Leukemia, Budget Cuts and Philanthropy
Written By: Matt James and Traci Siegel
February 21, 2020
Leukemia, Budget Cuts and Philanthropy
Hot Topic: Responsibility. As global reliance on fossil fuels continues to stoke the climate crisis and drive adverse impacts on human health, those causing and benefiting financially from carbon emissions are failing to take responsibility for their actions.
One new study found that in 2019, ten U.S. oil refineries exceeded federal limits for emissions of benzene, a chemical linked to the development of blood disorders, including leukemia. Another study shows that up to 53 percent of air quality-related premature deaths in the U.S. result from emissions originating from pollution sources across state lines. And a third study found that while all countries are failing to ensure that children will grow up to enjoy a livable planet, wealthy, high carbon-emitting countries are causing the most harm, while children in poor countries suffer disproportionately as a result.
Despite ample evidence on the actions necessary to slow the climate crisis, the Trump administration continues its assault on environmental protections. The newly issued White House budget proposes to hobble or fully eliminate climate programs across several government agencies, while allocating new funds to develop additional markets for coal. Cuts range from tossing the Energy Star appliance rating program and eliminating millions for U.S. land conservation projects to stripping protections for streams, wetlands and groundwater and slashing funds for cleanup of toxic waste sites.
In good news, Jeff Bezos and Bill and Melinda Gates each announced major new commitments to climate this week, showing how private entities are helping to fill the void as our leaders shirk the responsibility to protect our planet today and for future generations.
—Matt & Traci, GMMB
A new report revealed that in 2019, ten U.S. oil refineries exceeded federal limits for emissions of benzene, a chemical linked to the development of blood disorders, including leukemia. (Reuters)
Read our interview with Gary Cohen, president and co-founder of Health Care Without Harm and Practice Greenhealth, about the important role health care professionals and the health care system have in the fight against climate change. (GMMB)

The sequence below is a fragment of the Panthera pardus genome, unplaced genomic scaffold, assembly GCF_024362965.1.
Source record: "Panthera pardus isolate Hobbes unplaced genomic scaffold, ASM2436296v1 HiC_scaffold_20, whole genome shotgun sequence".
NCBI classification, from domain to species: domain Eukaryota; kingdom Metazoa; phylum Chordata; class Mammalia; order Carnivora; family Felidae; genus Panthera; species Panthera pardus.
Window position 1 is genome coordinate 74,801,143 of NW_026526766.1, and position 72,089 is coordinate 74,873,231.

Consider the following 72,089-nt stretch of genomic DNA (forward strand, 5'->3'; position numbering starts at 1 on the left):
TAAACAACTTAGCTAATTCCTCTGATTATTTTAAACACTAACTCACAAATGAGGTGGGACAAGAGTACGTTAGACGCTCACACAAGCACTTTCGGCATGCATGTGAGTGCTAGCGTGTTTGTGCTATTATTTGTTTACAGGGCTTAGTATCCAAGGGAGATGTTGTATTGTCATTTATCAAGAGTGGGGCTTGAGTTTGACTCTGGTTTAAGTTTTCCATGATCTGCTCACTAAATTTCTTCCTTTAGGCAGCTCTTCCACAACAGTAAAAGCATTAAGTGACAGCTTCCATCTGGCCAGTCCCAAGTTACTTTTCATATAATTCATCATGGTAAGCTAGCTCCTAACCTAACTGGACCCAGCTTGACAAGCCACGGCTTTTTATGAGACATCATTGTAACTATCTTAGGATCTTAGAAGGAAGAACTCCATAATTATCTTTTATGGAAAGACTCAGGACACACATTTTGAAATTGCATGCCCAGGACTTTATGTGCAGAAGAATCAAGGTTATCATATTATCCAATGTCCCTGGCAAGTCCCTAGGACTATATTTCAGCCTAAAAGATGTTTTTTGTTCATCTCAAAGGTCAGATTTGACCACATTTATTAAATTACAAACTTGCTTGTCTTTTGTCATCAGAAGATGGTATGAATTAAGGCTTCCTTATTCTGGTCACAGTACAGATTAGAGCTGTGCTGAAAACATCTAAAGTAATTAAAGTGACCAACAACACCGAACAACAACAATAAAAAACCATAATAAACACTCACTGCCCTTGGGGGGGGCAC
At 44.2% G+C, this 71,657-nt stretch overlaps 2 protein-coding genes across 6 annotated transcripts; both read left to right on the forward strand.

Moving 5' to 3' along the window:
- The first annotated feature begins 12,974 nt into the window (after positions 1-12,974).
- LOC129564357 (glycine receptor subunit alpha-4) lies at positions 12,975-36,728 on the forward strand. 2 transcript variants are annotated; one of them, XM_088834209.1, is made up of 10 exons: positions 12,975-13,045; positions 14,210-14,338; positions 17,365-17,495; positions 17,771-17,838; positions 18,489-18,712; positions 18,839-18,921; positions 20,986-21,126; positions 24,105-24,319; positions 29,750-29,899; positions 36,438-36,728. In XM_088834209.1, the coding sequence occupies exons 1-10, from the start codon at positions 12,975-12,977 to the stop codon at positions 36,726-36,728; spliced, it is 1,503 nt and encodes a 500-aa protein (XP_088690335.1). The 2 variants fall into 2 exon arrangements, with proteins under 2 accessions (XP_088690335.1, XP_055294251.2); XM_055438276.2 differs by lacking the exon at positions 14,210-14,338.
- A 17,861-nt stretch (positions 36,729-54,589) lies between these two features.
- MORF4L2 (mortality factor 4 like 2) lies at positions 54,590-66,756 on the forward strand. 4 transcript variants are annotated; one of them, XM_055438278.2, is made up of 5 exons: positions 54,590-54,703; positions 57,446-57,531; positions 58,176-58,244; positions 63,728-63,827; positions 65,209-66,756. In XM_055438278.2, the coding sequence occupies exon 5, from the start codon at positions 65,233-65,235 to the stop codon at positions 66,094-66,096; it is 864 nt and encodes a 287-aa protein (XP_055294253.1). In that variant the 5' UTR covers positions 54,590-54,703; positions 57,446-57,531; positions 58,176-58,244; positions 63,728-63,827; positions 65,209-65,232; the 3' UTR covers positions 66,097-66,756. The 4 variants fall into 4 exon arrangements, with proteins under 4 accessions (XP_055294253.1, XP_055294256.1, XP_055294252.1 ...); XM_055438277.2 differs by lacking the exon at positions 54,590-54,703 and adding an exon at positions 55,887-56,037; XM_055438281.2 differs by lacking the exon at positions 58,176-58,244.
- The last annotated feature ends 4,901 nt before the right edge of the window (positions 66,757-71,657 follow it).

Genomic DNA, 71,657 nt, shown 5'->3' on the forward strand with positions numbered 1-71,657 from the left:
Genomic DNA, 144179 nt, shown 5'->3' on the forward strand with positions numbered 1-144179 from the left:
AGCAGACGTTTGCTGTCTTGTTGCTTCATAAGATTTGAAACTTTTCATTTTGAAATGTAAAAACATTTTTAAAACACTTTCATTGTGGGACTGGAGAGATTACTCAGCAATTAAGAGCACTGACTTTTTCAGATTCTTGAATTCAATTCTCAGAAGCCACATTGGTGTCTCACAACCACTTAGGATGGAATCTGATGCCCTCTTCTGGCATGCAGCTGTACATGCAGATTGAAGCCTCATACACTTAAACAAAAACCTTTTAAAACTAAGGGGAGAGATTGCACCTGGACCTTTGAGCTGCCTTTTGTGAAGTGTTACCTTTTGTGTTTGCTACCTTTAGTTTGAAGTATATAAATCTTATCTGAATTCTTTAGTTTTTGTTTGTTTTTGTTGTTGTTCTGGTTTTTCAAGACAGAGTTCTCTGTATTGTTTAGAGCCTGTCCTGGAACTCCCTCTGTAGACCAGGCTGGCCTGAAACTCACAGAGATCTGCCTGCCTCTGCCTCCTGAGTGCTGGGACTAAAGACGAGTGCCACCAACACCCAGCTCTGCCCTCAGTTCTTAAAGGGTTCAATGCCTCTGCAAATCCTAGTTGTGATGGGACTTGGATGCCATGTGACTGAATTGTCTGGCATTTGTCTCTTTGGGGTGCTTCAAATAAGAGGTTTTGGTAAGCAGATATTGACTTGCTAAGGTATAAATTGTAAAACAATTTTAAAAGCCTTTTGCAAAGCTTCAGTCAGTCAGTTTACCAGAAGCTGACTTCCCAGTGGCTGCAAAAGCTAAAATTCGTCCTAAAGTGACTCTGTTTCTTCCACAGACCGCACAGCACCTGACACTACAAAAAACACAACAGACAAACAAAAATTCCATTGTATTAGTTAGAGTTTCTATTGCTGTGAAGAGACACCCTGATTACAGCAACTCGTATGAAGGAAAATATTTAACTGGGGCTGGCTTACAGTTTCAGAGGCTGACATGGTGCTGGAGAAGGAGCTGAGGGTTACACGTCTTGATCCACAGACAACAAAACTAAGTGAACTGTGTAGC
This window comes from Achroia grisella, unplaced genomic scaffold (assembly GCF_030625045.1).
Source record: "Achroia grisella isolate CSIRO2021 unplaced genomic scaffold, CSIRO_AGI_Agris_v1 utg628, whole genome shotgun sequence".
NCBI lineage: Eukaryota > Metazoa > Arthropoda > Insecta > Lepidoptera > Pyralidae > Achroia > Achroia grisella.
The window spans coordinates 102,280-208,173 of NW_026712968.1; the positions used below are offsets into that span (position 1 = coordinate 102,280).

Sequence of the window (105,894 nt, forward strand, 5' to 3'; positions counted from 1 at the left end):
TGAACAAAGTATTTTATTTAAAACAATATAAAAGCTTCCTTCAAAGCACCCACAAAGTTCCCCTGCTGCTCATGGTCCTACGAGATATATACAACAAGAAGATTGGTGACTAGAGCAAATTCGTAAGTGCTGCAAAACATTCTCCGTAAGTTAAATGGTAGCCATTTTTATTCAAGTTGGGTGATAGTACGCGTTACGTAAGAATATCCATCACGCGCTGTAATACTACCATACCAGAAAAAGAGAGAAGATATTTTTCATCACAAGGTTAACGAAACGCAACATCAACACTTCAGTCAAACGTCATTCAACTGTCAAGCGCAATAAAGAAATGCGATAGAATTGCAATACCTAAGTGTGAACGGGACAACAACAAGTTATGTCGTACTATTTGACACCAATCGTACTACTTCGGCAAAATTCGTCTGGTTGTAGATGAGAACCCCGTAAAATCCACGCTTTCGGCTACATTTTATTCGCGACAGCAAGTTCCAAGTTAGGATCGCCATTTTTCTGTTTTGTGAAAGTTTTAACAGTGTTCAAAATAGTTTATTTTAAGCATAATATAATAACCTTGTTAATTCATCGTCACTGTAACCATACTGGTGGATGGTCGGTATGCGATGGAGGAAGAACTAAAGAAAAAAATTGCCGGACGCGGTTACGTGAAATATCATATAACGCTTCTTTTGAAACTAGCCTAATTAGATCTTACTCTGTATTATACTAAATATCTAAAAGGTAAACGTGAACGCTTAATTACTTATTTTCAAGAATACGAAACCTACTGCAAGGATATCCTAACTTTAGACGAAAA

A new report ranking 180 countries on sustainability and a “child flourishing index” found that while there has been global improvement in nutrition, education and survival, disproportionately high greenhouse gas emissions from wealthy countries threaten the lives and futures of children everywhere. (The Guardian)
An investigation in South Sudan details how miscarriages and birth defects have increased in areas where oil companies are actively drilling and polluting without government regulations. (AP News)
Politics & Economy
President Trump’s 2021 budget proposal includes plans to slash EPA funding by a whopping 26 percent, cut or fully eliminate climate programs at federal science and energy agencies, and dedicate new funding to develop new uses and markets for coal. (Grist)
House Republicans have released their climate agenda, which proposes zero action on the part of coal, gas or oil industries and instead focuses on planting trees and implementing carbon capture technology. (The New York Times)
A new report found that while two-thirds of Americans now rank environmental protection as a top political priority, there remains a significant partisan divide, with the vast majority of older Republican voters remaining unmoved on the urgency of climate change. (The New York Times)
As U.S. cities struggle to pay the skyrocketing cost of recycling programs and some opt to eliminate their programs altogether, a longshot U.S. House bill calls for a pause on plastic production and aims to hold producers financially responsible for plastic waste. (Axios, The Hill)
Amazon CEO Jeff Bezos pledged $10 billion to fund scientists, activists and NGOs fighting climate change. (NPR)
In their 2020 annual letter, Bill and Melinda Gates announced that their foundation will increase its focus and investment in climate change, including the development of technology to cheaply lower carbon emissions in low-income communities. (Fortune)
How bad has the Trump Administration been for the environment? These are the 95 environmental rollbacks now complete or in process following the Administration’s first three years.
“We need to wrest control over our political and regulatory systems from the very industries that have brought us to the brink of catastrophe.”
– Gary Cohen, Health Care Without Harm